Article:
"You staying in the Langly cottage, buddy?"

Mulder swung around. "Yeah," he said uncertainly. "What about it?"

"You know it's haunted, don't you?" asked the other man, who had to be one-hundred-ten years old if he was a day, Mulder thought.

Mulder dropped his bags of supplies on the front seat of his car, then took a seat on the upturned plastic bucket one of the men offered.

"I've heard a little something about it," he confessed. "Maybe you could tell me the whole story."

The men seemed a little surprised that Mulder didn't laugh off their statements, but they settled themselves, preparing for what promised to be a long recitation.

"Well, sir, it was about six years ago," the older man began. "By the way," he added, extending his hand for Mulder to shake, "I'm Bob Emory."

"Fox Mulder," he returned, giving the proffered hand a quick shake, then extending the same courtesy to Mr. Emory's companion, who introduced himself as Ray Katz. "So please tell me, Mr. Emory, what happened six years ago?"

"It was six years ago when Langston Cooper went completely nuts out there. Killed his wife, his wife's sister, and then himself. Probably would have killed their son, too, if he hadn't been off in Houston, visiting his grandparents."

Mulder nodded, leaning back and stretching out his long legs, crossing them at the ankles.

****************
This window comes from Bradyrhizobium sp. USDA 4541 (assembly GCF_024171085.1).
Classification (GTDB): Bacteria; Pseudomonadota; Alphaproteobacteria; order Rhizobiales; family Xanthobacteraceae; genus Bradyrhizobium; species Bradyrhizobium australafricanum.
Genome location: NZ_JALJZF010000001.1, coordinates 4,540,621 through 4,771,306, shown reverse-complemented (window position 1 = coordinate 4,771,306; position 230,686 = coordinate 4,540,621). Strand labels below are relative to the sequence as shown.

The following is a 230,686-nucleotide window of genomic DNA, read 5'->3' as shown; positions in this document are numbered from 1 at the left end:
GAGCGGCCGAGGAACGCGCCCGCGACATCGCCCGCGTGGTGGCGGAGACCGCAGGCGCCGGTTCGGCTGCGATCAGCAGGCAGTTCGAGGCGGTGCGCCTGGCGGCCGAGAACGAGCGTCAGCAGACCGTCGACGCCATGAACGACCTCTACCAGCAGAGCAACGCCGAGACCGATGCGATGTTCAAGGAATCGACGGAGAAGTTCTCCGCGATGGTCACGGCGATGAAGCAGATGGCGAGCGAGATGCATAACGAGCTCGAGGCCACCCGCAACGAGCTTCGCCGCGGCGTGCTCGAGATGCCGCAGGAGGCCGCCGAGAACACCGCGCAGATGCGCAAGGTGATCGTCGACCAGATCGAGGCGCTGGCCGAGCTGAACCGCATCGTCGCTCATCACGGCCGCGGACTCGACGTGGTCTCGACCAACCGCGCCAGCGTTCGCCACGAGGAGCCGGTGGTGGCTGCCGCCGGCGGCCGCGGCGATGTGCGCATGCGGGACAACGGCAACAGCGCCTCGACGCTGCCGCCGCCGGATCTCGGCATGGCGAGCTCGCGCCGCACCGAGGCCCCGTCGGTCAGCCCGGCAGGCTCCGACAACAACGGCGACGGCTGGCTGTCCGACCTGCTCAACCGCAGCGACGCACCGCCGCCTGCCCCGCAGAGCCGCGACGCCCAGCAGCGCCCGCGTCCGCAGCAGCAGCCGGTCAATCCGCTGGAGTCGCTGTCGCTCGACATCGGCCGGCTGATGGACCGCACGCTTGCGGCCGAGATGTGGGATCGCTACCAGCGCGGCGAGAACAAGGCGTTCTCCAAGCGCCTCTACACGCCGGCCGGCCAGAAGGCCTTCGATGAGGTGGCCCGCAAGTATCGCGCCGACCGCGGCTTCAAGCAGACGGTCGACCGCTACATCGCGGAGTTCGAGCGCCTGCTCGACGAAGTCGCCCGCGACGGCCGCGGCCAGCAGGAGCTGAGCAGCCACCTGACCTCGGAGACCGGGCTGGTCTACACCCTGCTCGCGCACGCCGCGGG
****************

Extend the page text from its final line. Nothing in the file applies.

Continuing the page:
"Why'd he do that?" he asked, waiting intently for the answer.

Ray Katz shook his head. "Nobody ever figured that out," he replied. "Best anyone could figure, he was possessed by a demon."

Mulder's eyebrows shot up. "A demon?"

"Now don't go giving me your skepticism, young man, you don't know everything at your age."

"No, Mr. Emory, please don't misunderstand me. I believe in demons. I'm just curious as to what led people to believe it was a demon that caused Langston Cooper to kill himself and his family."

"Wait a minute," Ray interrupted. "You mean to tell me you actually *believe* in evil demons that come around and cause people to do things?"

Mulder nodded, a small smile playing about his lips.

"You mean, sorta like, 'The devil made me do it!'" laughed Ray.

"Something like that, yeah," he affirmed.

"Son, you're crazier than we thought!" Emory grinned.

"Wait a minute, you're the one who told me the place was haunted. What did you mean by that?"

"Aw, it's just a story the kids around here tell," Emory replied, pausing to lean over the side of the bench and spit on the ground. "We just wanted to pull your leg a bit, by way of welcomeing you to town. Nothing to it, just like there's never anything to stories like that."

"I heard the Langly family has had a lot of trouble renting out the cottage," Mulder commented.